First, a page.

For me, what all of this leads to is my sense of the Unitarian Universalist religious journey as NOT a quest for certainty—NOT a quest for perfection in the here and now—but a quest for greater trust in the meaningfulness and worth of life, no matter where it leads. I need the abundance of light that streams and shines through the many windows of our cathedral of the world to encourage me, to strengthen me. I need it to waken the sleeping light within, as well, so that the abundance within me can be released. So that I can be a messenger of hope and humor to others, a messenger of compassion and peace. We live in a world that is so often unfair, and joy is weirdly and jarringly juxtaposed with every kind of woe. Randomness and senselessness and sorrow strike. Life can place so many limits on us. But there are no limits that can be placed on our human capacity to respond with courage and grace and forgiveness. There are no limits to this. Our greatest prophets and saints prove the point. Jesus. The Buddha. No limits to the abundance of the human heart to be generous in times of anxiety and fear. No limits to clarity or compassion. None.
Our cathedral of the world is all about abundance. Abundant light, abundant mystery, abundant capacity to respond to life with limitless love. “I have come that you might have life, and have it in abundance.”
But there is one more thing to notice, before we are done with this imaginative vision of who we are as a religious people—the vision we can proclaim boldly in the world. We have been looking up for a long time now, so now let’s look down—down at the floor, at a phrase inscribed in the stones there. A Latin phrase: E pluribus unum. Out of many, one.
To me, this suggests how our religious community is wonderfully infused by core American values which have themselves been shaped and formed by key Unitarian and Universalist leaders. The author of these words, for example: “We hold these truths to be self-evident, that all men are created equal, that they are endowed by their Creator with certain unalienable Rights, that among these are Life, Liberty, and the pursuit of Happiness.” Words from the Declaration of Independence—written by Thomas Jefferson, Unitarian. It’s why our community affirms the inherent worth and dignity of each person. Why our community affirms the spirituality of the work of social justice to defend human dignity and restore it when others threaten to take it away. It’s why our community affirms open conversation in the context of supportive community. It’s why we bless each individual journey of faith because we know that the Creator has a creative connection with each and every person here and now. This is the floor upon which we stand—the covenant that unites us and makes us whole. We need not think alike to love alike.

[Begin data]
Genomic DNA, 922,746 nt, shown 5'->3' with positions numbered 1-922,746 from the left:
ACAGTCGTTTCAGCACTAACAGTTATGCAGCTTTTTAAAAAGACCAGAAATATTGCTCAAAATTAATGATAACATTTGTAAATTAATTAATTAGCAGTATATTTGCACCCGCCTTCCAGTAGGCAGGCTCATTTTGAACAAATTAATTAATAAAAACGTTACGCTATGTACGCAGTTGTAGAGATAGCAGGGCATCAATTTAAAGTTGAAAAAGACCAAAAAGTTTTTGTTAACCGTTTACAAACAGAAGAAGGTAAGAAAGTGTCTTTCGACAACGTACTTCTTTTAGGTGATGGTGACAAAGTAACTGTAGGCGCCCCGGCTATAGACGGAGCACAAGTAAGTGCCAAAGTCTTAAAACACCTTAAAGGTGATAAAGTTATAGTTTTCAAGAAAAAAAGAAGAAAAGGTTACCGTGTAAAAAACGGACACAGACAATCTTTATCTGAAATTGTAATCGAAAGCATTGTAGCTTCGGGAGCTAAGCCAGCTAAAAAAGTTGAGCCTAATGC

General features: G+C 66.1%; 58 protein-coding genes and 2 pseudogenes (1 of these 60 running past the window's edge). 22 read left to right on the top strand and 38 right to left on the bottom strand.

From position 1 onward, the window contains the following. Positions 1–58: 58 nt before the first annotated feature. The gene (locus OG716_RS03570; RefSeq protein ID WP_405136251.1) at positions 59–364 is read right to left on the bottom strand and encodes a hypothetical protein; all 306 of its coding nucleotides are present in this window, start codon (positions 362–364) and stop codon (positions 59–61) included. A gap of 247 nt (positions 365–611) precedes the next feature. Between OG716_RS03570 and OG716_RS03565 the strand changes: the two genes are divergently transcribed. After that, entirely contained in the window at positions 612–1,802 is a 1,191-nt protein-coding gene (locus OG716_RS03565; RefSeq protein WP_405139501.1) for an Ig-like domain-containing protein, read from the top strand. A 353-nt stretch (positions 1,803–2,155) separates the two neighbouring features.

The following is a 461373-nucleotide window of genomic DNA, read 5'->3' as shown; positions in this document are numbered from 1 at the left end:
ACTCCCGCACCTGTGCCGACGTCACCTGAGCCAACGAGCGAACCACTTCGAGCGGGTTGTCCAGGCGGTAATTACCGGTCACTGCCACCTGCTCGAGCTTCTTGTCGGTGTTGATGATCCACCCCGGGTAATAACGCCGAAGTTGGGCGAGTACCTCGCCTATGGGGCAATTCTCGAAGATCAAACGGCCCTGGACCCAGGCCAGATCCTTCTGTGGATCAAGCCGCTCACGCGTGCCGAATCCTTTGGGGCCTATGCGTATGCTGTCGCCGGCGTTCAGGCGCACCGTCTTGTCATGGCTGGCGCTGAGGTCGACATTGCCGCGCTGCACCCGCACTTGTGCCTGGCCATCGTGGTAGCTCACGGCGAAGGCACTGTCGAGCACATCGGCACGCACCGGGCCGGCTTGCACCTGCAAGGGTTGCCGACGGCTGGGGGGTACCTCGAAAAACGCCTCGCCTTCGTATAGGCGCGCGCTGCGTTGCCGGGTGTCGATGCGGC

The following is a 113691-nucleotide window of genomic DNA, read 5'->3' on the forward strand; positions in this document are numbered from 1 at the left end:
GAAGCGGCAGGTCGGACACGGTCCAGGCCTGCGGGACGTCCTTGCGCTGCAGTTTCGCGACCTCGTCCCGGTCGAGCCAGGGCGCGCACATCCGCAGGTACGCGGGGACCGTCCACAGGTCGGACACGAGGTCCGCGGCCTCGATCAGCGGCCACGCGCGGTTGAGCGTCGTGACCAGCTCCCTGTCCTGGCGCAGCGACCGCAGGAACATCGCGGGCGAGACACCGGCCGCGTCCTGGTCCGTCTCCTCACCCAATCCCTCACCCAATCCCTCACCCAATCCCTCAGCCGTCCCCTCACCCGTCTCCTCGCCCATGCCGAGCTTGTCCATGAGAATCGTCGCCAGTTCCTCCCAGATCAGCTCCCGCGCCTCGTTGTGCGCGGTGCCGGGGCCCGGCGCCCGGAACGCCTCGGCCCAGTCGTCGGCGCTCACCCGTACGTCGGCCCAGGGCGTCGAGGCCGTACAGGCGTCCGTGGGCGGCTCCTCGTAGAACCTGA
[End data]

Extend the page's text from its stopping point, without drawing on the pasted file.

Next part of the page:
Another distinctly American phrase which resonates with us is: “of the people, by the people, for the people.” It is the classic definition of democracy, which Abraham Lincoln famously used in his Gettysburg Address. But it’s not original with him. He got it from Theodore Parker, one of our best Unitarian preachers in the 19th century, whose services would gather literally thousands of people. “Of the people, by the people, for the people.” It means that through our gathered generosity of presence and service and witness and giving, we can become great. We each get a vote in this community, in some form or fashion, and to the degree that we vote, we are vital and strong. It’s good old American enterprise: You get only as much as you put in. Vote with your time and energy, because without you, this community cannot be strong. Vote with your presence. Vote with your financial generosity. Don’t be fooled by all the people you see, thinking that someone else will do it so you don’t have to. Don’t think that no one will miss your single vote, since there are so many others. American democracy can’t survive such apathy, since it inevitably builds and steamrolls; and we can’t survive it here, in our Unitarian Universalist spiritual democracy. “Of the people, by the people, for the people” means everyone involved in some way, everyone informed, because everyone has a vital stake in the outcome.
The building of our cathedral of the world never ends. It needs every one of us. But it is worth it. It is bold. It symbolizes a religion which essentially says: abundance. Abundance of light, abundance of mystery, abundance of humanity, abundance of involvement and enterprise in building community. The challenge for us, ultimately, is this: how shall we live in this abundance? Will we allow it to change us? Will we let it sink it, transform us from within?
Though the foundation stones are ancient, still, Unitarian Universalism itself is only a baby faith, born with the formal consolidation of Unitarianism and Universalism in the 20th century, in 1961. A new thing came to life in that year, different from anything that had ever been before. And I believe that we live in a unique moment of time, where congregations like this one can make a huge impact on the shape of our movement and its future. We need to give ourselves to the abundance of this faith and let it inspire us, create out of it. Back in 1836, Emerson asked, “Why should not we also enjoy an original relation to the universe? […] There are new lands, new men, new thoughts. Let us demand our own works and laws and worship.” Why not? Why not, right here and right now? Let us imagine our religion boldly, and then proclaim it boldly—this abundance that the world needs.